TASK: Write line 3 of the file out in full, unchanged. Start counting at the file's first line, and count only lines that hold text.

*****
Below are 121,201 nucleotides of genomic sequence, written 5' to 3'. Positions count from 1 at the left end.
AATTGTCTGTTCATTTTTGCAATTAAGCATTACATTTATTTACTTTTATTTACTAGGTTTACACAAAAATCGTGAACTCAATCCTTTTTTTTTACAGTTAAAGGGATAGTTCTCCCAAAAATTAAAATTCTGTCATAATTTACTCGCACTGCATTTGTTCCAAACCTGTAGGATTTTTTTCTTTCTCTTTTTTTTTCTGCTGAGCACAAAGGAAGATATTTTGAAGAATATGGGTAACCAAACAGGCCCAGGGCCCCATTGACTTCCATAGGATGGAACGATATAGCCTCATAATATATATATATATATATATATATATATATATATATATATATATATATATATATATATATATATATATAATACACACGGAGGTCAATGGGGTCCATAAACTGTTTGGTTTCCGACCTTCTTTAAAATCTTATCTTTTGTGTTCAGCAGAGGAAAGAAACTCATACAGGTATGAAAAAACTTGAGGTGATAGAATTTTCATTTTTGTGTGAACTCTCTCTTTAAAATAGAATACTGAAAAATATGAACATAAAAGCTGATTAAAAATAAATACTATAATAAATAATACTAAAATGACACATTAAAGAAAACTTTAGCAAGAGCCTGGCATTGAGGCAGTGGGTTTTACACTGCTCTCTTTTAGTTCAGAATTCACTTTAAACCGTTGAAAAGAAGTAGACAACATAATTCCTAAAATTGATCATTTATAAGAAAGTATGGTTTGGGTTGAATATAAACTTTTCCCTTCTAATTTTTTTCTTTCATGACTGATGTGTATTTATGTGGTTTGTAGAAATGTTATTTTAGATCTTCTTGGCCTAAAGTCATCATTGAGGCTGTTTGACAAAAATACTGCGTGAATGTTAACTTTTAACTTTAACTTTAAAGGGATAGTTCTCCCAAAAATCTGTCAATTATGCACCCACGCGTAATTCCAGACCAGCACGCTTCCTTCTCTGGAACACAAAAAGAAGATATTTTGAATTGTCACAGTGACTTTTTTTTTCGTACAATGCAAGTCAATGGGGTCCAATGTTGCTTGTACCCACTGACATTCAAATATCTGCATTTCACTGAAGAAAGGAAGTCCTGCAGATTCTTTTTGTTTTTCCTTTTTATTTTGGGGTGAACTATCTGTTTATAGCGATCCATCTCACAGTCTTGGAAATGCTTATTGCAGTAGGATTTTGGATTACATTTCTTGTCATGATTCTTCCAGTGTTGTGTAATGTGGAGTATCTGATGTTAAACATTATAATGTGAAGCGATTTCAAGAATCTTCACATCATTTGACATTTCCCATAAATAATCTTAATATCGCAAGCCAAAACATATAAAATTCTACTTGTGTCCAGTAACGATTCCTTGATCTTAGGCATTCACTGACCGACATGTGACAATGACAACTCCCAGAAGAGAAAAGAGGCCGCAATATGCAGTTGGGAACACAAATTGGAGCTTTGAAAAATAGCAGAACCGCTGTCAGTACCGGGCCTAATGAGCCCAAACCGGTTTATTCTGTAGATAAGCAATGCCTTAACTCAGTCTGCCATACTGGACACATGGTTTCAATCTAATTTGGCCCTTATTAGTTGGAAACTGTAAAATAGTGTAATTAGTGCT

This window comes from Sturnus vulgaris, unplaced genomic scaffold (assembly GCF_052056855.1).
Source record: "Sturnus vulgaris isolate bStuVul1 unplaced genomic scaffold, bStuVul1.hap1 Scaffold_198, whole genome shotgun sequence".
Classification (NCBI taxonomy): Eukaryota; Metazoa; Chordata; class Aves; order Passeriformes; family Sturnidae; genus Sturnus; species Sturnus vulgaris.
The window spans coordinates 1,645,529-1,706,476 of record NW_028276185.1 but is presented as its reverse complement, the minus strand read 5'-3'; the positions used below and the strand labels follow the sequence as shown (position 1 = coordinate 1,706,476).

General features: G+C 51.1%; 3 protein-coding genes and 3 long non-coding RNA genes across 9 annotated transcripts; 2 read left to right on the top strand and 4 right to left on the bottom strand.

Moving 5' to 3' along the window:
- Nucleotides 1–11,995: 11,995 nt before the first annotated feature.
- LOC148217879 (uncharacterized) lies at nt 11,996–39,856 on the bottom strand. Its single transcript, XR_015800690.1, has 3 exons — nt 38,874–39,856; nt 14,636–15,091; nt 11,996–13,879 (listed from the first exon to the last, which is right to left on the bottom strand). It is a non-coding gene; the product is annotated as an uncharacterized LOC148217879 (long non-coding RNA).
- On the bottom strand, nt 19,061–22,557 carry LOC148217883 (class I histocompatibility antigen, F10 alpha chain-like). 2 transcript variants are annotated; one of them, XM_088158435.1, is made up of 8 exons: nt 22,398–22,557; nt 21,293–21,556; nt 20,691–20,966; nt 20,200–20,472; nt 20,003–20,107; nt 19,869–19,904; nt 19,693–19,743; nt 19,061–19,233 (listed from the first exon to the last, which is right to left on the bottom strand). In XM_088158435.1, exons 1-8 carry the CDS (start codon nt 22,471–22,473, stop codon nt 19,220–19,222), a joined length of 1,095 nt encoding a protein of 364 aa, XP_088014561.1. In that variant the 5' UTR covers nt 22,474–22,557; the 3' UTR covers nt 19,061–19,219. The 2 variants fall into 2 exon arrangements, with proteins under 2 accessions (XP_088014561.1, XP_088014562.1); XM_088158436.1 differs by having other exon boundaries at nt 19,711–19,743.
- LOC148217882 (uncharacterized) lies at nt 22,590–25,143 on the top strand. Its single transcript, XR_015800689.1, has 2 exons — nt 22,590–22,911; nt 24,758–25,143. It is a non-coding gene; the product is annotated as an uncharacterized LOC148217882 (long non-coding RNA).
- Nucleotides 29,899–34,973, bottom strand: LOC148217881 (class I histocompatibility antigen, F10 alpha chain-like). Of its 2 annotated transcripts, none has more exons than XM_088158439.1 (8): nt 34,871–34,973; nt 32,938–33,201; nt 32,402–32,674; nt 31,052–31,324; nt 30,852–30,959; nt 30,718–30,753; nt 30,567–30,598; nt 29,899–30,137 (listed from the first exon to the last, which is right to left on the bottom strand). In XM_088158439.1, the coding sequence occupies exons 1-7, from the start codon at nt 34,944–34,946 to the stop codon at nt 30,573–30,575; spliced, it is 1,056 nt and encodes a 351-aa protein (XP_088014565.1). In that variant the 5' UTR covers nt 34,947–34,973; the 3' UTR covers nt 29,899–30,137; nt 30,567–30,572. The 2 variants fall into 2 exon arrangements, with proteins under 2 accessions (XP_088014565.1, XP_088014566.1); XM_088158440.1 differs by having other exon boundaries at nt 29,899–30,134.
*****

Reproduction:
This window comes from Sturnus vulgaris, unplaced genomic scaffold (assembly GCF_052056855.1).